The myth that Azeris in Iran constitute an oppressed minority has only held sway among extreme pan-Turkics in Baku and Ankara. Indeed, the realities of modern Iran depict a very different picture from that of pan-Turkic propaganda. While the total number of Azeris (including the 3-million-strong "Persianized" Azeri residents of Tehran) does not exceed 7 million, they have consistently punched well above their demographic weight. Azeris have dominated the modern Iranian military since its establishment in the 1920s. Moreover, a disproportionate number of Iranian political elites have hailed from the Azeri minority. This was the case with the former Pahlavi regime, just as much as it is the case with the Islamic Republic that succeeded it in 1979. Indeed, Iran's supreme leader Ayatollah Ali Khamenei is an ethnic Azeri and so is Rahim Safavi, the overall commander of the Islamic Revolutionary Guards Corps (IRGC) and the most important military-security official in the country.

The rapid breakup of the Soviet Union in the autumn of 1991 was greeted with mixed blessings in Tehran. While Iran was more than happy to see the Central Asian Muslim republics free from the shackles of Soviet communism, this attitude did not apply to Azerbaijan. The primary Iranian concern was that an independent Azerbaijan would act as a magnet for Iran's Azeri community. While Iranian security officials were well aware that Azeris would be most unreceptive to pan-Turkic and Azeri nationalist rhetoric, nonetheless they feared that a secular and successful Azeri state could sow dissension across the border.

These fears proved to be unfounded from the very beginning as the nascent Azeri state was quickly engulfed with internal political instability and an external conflict with Armenia over the disputed region of Nagorno-Karabakh. The man at the center of all these disasters was Abulfaz Elchibey, a closet academic and extreme Turkic nationalist. An orientalist and Arabic scholar, he had once acted as an interpreter for a team of Soviet engineers constructing a dam on Egypt's Nile River. In the chaos of early Azeri independence, Elchibey moved to fill the political vacuum, even though he was wholly unsuited for politics.

Elchibey was elected to the presidency in June 1992 and subsequently presided over the near-disintegration of the nascent Azeri state. Apart from his pan-Turkic rhetoric, Elchibey had campaigned on the platform of moving Azerbaijan closer to Turkey, the United States and Israel; a move that would arouse the suspicions of any government in Tehran, Islamic or otherwise. However, it was Elchibey's political immaturity that most irked the political and security elite in Tehran. Ignoring all diplomatic norms, Elchibey openly called for Iranian Azeris to struggle for independence. He demonstrated the same kind of catastrophic immaturity in his handling of the conflict with Armenia and domestic Azeri politics. A combination of extreme ineptitude and arrogance finally forced Elchibey to flee his capital little more than a year after assuming office.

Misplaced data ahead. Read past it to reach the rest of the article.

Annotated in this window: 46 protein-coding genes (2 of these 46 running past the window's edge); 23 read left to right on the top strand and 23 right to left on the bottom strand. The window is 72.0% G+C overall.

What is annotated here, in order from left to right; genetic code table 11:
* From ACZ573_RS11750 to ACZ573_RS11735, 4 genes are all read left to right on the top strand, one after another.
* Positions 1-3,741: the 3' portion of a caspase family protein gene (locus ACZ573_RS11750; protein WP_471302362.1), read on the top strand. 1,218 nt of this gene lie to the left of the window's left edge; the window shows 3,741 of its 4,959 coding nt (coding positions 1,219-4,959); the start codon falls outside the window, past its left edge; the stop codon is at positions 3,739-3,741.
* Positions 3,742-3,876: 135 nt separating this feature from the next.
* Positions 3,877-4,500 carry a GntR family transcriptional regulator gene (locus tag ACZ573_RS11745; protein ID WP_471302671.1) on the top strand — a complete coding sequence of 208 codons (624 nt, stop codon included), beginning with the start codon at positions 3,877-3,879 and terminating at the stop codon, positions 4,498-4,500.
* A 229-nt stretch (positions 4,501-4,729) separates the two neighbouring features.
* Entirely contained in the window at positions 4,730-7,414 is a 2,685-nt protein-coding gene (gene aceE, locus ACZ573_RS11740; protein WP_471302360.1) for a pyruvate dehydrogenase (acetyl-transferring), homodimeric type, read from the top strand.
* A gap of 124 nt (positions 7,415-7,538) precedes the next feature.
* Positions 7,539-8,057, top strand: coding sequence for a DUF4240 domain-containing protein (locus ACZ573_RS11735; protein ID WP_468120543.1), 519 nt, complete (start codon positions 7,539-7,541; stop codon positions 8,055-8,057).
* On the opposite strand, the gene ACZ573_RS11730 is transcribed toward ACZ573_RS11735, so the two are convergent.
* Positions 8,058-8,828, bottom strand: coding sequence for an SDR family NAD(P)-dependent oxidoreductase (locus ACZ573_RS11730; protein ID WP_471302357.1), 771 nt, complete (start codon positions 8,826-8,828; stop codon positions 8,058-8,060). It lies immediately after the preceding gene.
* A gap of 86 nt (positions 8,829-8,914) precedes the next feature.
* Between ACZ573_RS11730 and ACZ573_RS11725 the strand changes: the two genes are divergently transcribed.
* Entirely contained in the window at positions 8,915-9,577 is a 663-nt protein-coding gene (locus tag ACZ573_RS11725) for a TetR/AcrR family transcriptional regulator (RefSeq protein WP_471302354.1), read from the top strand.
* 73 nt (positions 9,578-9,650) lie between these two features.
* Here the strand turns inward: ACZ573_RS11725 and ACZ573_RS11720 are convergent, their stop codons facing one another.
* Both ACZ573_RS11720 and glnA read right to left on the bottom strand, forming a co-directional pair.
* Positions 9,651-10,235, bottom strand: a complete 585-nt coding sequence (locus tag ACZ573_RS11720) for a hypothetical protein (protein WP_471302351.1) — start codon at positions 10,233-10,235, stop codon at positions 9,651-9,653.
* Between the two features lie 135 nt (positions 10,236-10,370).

Elchibey's pan-Turkic rhetoric, his suppression of pro-Iranian forces in Baku and his ill-conceived ideas of turning Azerbaijan into a bastion of US and Israeli influence in the southern Caucasus tilted Iran toward Armenia in the war over Nagorno-Karabakh. This produced an odd geopolitical landscape with ultra-secular Turkey, a member of the North Atlantic Treaty Organization and a reliable ally of the US, supporting Muslim Azerbaijan and Iran, an Islamic state with a passionately anti-American ideology, backing Western and Christian Armenia.

Iran's backing of Armenia may have been prompted by provocation, but the tacit alliance between the two states made historical and geostrategic sense. Aside from sharing a similar Indo-European heritage, Iranians and Armenians always have been natural barriers to Turkic expansion in the Caucasus and beyond. In the harsh and unstable geostrategic environment of the late 20th century, these historical forces and interests converged to keep Azerbaijan weak and dependent on the good faith of its giant neighbor to the south. Indeed, at one stage during the most intense phase of the Nagorno-Karabakh war, Iranian intervention saved Azerbaijan from almost complete collapse. Nevertheless, overall, Iranian support for Armenia was instrumental in enabling the latter to not only uproot Azerbaijani influence from Nagorno-Karabakh but to seize 20% of Azeri territory in the process.

The rise of Heydar Aliyev did not significantly ease tensions with Iran. A former high-ranking KGB (Committee for State Security) apparatchik and first secretary of the Communist Party of Azerbaijan, Aliyev was an experienced and shrewd politician. However, his authoritarian instincts brought him into conflict with Iran. Aliyev cracked down hard on pro-Iranian parties in Azerbaijan and attributed any form of Islamic revival in the republic to Iranian interference. The Azeri security services regularly rounded up pro-Iranian political activists on charges of espionage and Islamic subversion. In fact, the Azeris, perhaps as a result of US and Israeli pressures to talk up the "Islamic" threat from Iran, were completely misreading Iranian ambitions in their country. As in other parts of the Muslim regions of the former Soviet Union, the Iranians were much less interested in spreading militant Islam than penetrating the political, military, security and economic institutions of these emergent states.